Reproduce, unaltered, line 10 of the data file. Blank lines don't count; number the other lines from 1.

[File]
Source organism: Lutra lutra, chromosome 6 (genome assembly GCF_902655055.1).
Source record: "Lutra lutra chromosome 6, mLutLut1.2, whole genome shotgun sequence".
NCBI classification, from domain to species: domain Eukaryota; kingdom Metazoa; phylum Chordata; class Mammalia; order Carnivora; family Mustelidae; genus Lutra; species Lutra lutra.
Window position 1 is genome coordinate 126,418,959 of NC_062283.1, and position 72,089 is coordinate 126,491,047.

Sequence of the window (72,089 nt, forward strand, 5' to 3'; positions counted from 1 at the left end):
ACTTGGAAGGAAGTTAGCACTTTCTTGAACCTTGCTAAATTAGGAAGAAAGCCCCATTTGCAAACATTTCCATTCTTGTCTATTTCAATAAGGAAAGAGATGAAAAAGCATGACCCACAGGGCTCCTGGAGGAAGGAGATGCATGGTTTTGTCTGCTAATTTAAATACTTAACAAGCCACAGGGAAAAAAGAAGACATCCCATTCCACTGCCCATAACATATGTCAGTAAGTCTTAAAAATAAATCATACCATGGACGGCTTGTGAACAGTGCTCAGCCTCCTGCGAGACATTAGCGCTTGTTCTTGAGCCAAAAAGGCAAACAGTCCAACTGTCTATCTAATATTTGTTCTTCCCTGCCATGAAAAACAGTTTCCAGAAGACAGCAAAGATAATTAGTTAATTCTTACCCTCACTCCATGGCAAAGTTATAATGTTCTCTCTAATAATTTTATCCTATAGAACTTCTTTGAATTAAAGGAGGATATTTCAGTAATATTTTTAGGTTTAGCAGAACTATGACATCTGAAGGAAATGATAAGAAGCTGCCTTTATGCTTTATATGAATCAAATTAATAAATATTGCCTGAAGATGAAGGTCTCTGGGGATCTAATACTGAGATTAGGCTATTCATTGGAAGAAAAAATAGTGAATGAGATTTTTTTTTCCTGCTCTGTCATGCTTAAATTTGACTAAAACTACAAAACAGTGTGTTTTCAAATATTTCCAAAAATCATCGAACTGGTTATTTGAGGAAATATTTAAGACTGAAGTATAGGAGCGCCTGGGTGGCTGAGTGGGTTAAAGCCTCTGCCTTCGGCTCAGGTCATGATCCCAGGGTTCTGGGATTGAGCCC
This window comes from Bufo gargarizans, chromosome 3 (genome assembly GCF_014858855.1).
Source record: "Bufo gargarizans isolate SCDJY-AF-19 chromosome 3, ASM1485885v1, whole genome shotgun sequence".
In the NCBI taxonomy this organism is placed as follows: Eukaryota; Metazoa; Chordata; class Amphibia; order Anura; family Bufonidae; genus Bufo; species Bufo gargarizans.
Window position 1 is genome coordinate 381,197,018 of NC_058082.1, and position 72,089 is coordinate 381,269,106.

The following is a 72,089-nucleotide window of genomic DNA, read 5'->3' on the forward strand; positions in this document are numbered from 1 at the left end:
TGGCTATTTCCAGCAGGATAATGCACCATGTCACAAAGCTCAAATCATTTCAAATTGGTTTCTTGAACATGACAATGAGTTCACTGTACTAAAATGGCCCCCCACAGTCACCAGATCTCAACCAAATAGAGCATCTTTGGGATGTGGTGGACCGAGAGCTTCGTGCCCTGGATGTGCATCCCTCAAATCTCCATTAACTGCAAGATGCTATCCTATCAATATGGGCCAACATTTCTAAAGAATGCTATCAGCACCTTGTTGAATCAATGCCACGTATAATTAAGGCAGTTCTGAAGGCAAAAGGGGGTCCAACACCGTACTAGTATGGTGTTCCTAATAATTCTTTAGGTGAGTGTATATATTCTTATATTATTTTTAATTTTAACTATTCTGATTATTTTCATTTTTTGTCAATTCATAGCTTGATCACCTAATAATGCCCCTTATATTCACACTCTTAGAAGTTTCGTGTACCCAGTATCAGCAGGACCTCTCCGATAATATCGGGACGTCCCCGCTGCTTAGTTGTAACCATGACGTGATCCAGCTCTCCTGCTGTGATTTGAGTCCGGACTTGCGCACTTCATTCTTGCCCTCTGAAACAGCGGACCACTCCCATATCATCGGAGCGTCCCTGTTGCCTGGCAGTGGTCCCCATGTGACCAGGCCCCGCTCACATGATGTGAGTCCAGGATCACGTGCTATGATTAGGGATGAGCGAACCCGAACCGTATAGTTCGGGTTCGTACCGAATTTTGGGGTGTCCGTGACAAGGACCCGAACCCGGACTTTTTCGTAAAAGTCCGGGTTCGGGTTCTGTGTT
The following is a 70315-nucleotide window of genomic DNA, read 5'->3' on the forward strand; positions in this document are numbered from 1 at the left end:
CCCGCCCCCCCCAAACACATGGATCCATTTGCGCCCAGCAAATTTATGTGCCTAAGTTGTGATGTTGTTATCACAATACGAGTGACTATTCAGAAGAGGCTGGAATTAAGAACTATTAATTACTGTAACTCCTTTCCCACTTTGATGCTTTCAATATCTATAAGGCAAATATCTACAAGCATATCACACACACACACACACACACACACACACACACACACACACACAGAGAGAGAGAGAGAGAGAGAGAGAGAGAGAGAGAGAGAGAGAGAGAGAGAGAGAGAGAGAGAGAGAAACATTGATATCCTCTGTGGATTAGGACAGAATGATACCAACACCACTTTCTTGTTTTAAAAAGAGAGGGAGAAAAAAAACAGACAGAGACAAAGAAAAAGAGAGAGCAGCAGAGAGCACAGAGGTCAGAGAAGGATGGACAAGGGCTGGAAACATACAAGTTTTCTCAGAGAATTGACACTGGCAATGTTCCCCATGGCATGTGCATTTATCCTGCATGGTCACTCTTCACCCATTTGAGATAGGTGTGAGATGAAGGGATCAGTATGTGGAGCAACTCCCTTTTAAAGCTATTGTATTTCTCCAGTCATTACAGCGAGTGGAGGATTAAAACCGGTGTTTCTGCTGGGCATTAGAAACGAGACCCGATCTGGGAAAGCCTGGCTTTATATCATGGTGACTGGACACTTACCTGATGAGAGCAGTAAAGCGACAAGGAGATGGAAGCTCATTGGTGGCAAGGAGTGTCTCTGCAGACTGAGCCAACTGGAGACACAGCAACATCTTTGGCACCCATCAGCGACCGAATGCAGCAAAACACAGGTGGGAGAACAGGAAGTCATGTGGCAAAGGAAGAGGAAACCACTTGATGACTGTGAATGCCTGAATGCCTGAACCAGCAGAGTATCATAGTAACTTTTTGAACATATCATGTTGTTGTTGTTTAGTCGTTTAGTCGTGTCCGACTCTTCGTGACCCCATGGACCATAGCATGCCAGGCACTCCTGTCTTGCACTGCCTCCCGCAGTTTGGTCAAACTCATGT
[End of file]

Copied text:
Window position 1 is genome coordinate 381,197,018 of NC_058082.1, and position 72,089 is coordinate 381,269,106.